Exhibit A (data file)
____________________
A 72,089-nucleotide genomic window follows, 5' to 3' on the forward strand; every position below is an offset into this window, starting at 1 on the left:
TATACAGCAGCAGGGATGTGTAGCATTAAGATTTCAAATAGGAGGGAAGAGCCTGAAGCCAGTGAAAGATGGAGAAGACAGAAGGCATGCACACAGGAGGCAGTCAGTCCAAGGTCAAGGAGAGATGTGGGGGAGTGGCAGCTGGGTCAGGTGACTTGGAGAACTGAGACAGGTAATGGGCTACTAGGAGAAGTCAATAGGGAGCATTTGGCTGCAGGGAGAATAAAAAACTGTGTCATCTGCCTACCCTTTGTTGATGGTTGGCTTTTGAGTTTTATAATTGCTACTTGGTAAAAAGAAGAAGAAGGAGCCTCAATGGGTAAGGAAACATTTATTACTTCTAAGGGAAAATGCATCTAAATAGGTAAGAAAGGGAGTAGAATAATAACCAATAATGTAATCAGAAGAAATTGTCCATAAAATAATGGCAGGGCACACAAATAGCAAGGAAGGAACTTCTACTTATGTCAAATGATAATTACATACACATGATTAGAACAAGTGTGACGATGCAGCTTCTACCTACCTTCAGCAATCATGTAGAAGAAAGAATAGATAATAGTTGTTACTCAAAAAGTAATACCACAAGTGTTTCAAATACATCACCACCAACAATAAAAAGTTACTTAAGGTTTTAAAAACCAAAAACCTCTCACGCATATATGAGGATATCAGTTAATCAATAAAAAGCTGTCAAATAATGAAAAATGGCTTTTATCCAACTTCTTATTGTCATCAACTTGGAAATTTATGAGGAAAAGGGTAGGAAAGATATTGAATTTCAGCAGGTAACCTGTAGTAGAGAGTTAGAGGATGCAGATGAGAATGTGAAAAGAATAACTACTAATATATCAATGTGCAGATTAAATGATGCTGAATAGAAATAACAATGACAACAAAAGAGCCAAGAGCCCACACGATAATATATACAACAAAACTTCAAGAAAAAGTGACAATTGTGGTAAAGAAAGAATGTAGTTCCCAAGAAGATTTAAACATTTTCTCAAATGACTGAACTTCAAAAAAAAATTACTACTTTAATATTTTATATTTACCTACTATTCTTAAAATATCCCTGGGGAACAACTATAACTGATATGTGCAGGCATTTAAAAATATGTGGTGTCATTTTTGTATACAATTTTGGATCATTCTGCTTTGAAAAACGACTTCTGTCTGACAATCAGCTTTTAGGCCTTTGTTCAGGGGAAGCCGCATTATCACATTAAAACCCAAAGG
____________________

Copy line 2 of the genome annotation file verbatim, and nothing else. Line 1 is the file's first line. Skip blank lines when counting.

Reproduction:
TATACAGCAGCAGGGATGTGTAGCATTAAGATTTCAAATAGGAGGGAAGAGCCTGAAGCCAGTGAAAGATGGAGAAGACAGAAGGCATGCACACAGGAGGCAGTCAGTCCAAGGTCAAGGAGAGATGTGGGGGAGTGGCAGCTGGGTCAGGTGACTTGGAGAACTGAGACAGGTAATGGGCTACTAGGAGAAGTCAATAGGGAGCATTTGGCTGCAGGGAGAATAAAAAACTGTGTCATCTGCCTACCCTTTGTTGATGGTTGGCTTTTGAGTTTTATAATTGCTACTTGGTAAAAAGAAGAAGAAGGAGCCTCAATGGGTAAGGAAACATTTATTACTTCTAAGGGAAAATGCATCTAAATAGGTAAGAAAGGGAGTAGAATAATAACCAATAATGTAATCAGAAGAAATTGTCCATAAAATAATGGCAGGGCACACAAATAGCAAGGAAGGAACTTCTACTTATGTCAAATGATAATTACATACACATGATTAGAACAAGTGTGACGATGCAGCTTCTACCTACCTTCAGCAATCATGTAGAAGAAAGAATAGATAATAGTTGTTACTCAAAAAGTAATACCACAAGTGTTTCAAATACATCACCACCAACAATAAAAAGTTACTTAAGGTTTTAAAAACCAAAAACCTCTCACGCATATATGAGGATATCAGTTAATCAATAAAAAGCTGTCAAATAATGAAAAATGGCTTTTATCCAACTTCTTATTGTCATCAACTTGGAAATTTATGAGGAAAAGGGTAGGAAAGATATTGAATTTCAGCAGGTAACCTGTAGTAGAGAGTTAGAGGATGCAGATGAGAATGTGAAAAGAATAACTACTAATATATCAATGTGCAGATTAAATGATGCTGAATAGAAATAACAATGACAACAAAAGAGCCAAGAGCCCACACGATAATATATACAACAAAACTTCAAGAAAAAGTGACAATTGTGGTAAAGAAAGAATGTAGTTCCCAAGAAGATTTAAACATTTTCTCAAATGACTGAACTTCAAAAAAAAATTACTACTTTAATATTTTATATTTACCTACTATTCTTAAAATATCCCTGGGGAACAACTATAACTGATATGTGCAGGCATTTAAAAATATGTGGTGTCATTTTTGTATACAATTTTGGATCATTCTGCTTTGAAAAACGACTTCTGTCTGACAATCAGCTTTTAGGCCTTTGTTCAGGGGAAGCCGCATTATCACATTAAAACCCAAAGG